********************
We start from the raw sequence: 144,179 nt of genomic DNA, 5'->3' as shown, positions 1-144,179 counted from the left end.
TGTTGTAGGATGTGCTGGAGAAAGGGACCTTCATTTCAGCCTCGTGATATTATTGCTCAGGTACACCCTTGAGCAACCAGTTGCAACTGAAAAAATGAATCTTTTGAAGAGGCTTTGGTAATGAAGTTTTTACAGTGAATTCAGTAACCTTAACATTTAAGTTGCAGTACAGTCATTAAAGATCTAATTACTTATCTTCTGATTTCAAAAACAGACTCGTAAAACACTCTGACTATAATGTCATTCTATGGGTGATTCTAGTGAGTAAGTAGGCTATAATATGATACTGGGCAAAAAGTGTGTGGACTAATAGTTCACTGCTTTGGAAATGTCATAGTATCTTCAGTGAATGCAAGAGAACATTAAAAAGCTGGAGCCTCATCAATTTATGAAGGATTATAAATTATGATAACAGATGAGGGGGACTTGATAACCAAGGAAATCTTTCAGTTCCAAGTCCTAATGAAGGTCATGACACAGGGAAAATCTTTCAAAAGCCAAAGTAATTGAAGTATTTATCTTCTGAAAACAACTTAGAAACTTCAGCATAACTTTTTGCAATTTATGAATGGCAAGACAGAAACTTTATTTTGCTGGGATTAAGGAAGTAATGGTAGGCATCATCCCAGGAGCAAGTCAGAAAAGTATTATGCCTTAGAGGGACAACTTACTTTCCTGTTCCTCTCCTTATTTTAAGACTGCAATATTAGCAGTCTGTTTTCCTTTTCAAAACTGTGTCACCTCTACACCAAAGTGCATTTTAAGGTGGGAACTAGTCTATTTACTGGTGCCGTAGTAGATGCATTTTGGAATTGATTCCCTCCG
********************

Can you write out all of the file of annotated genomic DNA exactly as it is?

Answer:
We start from the raw sequence: 144,179 nt of genomic DNA, 5'->3' as shown, positions 1-144,179 counted from the left end.
TGTTGTAGGATGTGCTGGAGAAAGGGACCTTCATTTCAGCCTCGTGATATTATTGCTCAGGTACACCCTTGAGCAACCAGTTGCAACTGAAAAAATGAATCTTTTGAAGAGGCTTTGGTAATGAAGTTTTTACAGTGAATTCAGTAACCTTAACATTTAAGTTGCAGTACAGTCATTAAAGATCTAATTACTTATCTTCTGATTTCAAAAACAGACTCGTAAAACACTCTGACTATAATGTCATTCTATGGGTGATTCTAGTGAGTAAGTAGGCTATAATATGATACTGGGCAAAAAGTGTGTGGACTAATAGTTCACTGCTTTGGAAATGTCATAGTATCTTCAGTGAATGCAAGAGAACATTAAAAAGCTGGAGCCTCATCAATTTATGAAGGATTATAAATTATGATAACAGATGAGGGGGACTTGATAACCAAGGAAATCTTTCAGTTCCAAGTCCTAATGAAGGTCATGACACAGGGAAAATCTTTCAAAAGCCAAAGTAATTGAAGTATTTATCTTCTGAAAACAACTTAGAAACTTCAGCATAACTTTTTGCAATTTATGAATGGCAAGACAGAAACTTTATTTTGCTGGGATTAAGGAAGTAATGGTAGGCATCATCCCAGGAGCAAGTCAGAAAAGTATTATGCCTTAGAGGGACAACTTACTTTCCTGTTCCTCTCCTTATTTTAAGACTGCAATATTAGCAGTCTGTTTTCCTTTTCAAAACTGTGTCACCTCTACACCAAAGTGCATTTTAAGGTGGGAACTAGTCTATTTACTGGTGCCGTAGTAGATGCATTTTGGAATTGATTCCCTCCG